The Necklace  - I knew it would be next to impossible to find black beads with gold lines running vertically from hole to hole, so I knew I couldn’t cheat on this one. I had never made jewelry before, but now I am completely hooked! I bought 14mm tourmaline beads from Fire Mountain Gems, as well as 22 gauge gold wire sticks that have are 4” long and have a loop on one end. I inserted two wire sticks into a bead, one into each end, then looped them around the bead 1.5 times and back around itself, pinching with pliers. Then each wrapped bead was attached to another with the loopy ends. I made one long necklace, which I wrapped twice around my neck and served to keep the partlet in place.


The Necklace



Bacchiacca featuring sash


The Girdle

I made a double-strand belt with gold findings and my “pearl” girdle borrowed from an Elizabethan costume.  I didn't really dig the white belt, nor the round-bead necklace along with the round-bead belt, and personally would have preferred an all-gold belt, but I found no gold beads that appealed to me.  Ah well, just another detail to keep an eye out for.

I also made a sash (bottom of page) to wear with this gown, borrowing from a style of earlier decades.  However, this painting is sometimes credited as 1540-1545, and there is a Bacchiacca painting from 1540 that features a sash.  Besides, I have 5 yards of raspberry silk taffeta sitting around begging for a project, so I thought I'd borrow some!



The Chemise

White. Linen. Plain. Simple.

I’d love to pretty up my undies, but when faced with the option of working with linen that won’t be seen or scrumptious silk satin that will, do you blame me for going with the silk?

In Conclusion

What a fun project to work on!!!  I loved figuring out ways to create all the little details in the portrait. Usually when I build costumes, they tend to come to life on their own as I’m working on them, and I’ll often deviate from the original plan as better ideas come along. Sometimes I’ll improvise the whole project, not really knowing what exactly the costume will look like and making decisions on the spot. The strangest part about creating a dress that has already existed is to try to evoke the same life as the original. It was technically challenging to create exactly what I saw, and artistically challenging to give my dress the same flavor as what was in the painting.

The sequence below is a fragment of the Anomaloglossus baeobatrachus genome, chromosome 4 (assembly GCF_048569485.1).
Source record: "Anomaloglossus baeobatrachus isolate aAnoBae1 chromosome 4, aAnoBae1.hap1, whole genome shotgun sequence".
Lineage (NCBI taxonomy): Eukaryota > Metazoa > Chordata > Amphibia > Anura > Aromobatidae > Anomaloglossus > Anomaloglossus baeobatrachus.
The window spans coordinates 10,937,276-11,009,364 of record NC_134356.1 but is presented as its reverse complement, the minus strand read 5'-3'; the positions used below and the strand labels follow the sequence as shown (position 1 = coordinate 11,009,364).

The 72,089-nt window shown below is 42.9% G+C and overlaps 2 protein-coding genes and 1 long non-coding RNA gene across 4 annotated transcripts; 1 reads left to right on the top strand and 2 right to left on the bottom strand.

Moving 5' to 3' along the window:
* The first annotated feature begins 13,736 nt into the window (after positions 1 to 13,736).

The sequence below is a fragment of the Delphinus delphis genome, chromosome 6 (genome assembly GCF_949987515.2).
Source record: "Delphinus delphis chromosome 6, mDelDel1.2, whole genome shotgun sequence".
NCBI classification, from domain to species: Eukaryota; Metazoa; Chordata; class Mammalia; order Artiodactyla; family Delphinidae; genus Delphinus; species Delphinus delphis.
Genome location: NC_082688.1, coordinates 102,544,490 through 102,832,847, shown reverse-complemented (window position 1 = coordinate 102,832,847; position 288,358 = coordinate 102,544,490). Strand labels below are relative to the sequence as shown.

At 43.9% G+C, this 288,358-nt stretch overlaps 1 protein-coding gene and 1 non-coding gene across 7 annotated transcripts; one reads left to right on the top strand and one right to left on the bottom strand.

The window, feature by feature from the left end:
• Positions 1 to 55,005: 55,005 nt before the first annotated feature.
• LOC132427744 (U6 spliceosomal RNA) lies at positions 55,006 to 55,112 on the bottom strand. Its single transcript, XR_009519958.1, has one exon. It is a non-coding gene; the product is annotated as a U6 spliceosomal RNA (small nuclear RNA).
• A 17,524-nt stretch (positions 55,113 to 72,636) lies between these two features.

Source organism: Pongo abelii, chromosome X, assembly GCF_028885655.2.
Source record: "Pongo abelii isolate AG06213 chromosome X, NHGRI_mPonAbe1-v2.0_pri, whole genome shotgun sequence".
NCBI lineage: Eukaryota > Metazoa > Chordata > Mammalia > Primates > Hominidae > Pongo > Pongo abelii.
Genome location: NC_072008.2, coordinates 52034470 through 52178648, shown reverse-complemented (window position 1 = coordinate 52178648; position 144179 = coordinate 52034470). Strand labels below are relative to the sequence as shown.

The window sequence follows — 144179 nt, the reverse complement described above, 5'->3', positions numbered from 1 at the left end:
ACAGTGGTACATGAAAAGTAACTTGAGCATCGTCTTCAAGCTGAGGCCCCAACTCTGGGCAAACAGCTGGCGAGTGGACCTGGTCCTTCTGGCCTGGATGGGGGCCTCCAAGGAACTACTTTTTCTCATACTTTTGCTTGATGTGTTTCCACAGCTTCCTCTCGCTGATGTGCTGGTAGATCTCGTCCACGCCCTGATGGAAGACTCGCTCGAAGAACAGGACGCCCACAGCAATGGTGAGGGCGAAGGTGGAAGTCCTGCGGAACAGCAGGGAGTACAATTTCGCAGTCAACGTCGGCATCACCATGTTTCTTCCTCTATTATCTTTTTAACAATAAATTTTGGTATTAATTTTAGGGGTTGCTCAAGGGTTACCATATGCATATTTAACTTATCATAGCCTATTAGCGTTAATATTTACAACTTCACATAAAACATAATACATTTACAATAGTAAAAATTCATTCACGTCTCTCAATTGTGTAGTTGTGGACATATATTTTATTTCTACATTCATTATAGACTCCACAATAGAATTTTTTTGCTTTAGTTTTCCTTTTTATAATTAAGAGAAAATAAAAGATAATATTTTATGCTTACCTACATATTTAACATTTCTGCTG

I must acknowledge all the online costumers who have inspired me to learn more about this art, Rick for all his hemming help, and especially Bella for hosting me on her website and allowing me to display my work. Thank you all!

P.S. If you’re a costumer planning on visiting NYC, I’ll tell you where all the best fabric stores are! :D



Bella Says.....

D-R-O-O-O-O-O-O-L. That's what I did when I first laid eyes on Jennifer's wonderful creation. That and bounce up and down in my chair with excitement! This is a truly remarkable recreation of a portrait gown, demonstrating fantastic attention to detail and craftsmanship. It is a delight and an inspiration. Bravissima Jennifer!

If you would like to contact Jennifer you can do so at jubilima (at) yahoo (dot) com

Would you like to be Showcased? E-mail me!


(Copyright Information: As author I, Anabella Wake, known in the SCA as Bella Lucia da Verona, hold copyright on all information on these pages. In addition I hold copyright on all images of clothing/costume that I have made. You are allowed to make one facsimile copy for your own use provided that this notice is included on each page. Please ask permission to copy, disseminate and/or distribute my work - I would like to know when and how you are finding this information of use.)